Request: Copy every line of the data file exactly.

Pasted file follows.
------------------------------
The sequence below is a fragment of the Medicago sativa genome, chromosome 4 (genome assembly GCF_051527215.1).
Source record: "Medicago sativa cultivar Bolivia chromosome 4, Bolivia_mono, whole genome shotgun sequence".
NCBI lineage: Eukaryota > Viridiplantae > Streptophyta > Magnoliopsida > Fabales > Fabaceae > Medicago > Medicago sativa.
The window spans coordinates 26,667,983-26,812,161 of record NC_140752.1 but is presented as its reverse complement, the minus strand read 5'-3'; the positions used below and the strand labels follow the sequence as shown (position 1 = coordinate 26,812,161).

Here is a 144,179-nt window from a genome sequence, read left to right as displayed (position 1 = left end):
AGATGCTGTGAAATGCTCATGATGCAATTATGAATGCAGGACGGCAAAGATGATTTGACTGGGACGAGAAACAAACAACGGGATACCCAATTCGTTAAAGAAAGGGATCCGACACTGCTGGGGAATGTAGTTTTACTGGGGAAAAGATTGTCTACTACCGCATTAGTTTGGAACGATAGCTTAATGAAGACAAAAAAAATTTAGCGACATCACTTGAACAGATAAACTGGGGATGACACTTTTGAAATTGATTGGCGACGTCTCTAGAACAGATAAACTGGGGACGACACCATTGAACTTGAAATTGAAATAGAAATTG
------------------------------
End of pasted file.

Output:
The sequence below is a fragment of the Medicago sativa genome, chromosome 4 (genome assembly GCF_051527215.1).
Source record: "Medicago sativa cultivar Bolivia chromosome 4, Bolivia_mono, whole genome shotgun sequence".
NCBI lineage: Eukaryota > Viridiplantae > Streptophyta > Magnoliopsida > Fabales > Fabaceae > Medicago > Medicago sativa.
The window spans coordinates 26,667,983-26,812,161 of record NC_140752.1 but is presented as its reverse complement, the minus strand read 5'-3'; the positions used below and the strand labels follow the sequence as shown (position 1 = coordinate 26,812,161).

Here is a 144,179-nt window from a genome sequence, read left to right as displayed (position 1 = left end):
AGATGCTGTGAAATGCTCATGATGCAATTATGAATGCAGGACGGCAAAGATGATTTGACTGGGACGAGAAACAAACAACGGGATACCCAATTCGTTAAAGAAAGGGATCCGACACTGCTGGGGAATGTAGTTTTACTGGGGAAAAGATTGTCTACTACCGCATTAGTTTGGAACGATAGCTTAATGAAGACAAAAAAAATTTAGCGACATCACTTGAACAGATAAACTGGGGATGACACTTTTGAAATTGATTGGCGACGTCTCTAGAACAGATAAACTGGGGACGACACCATTGAACTTGAAATTGAAATAGAAATTG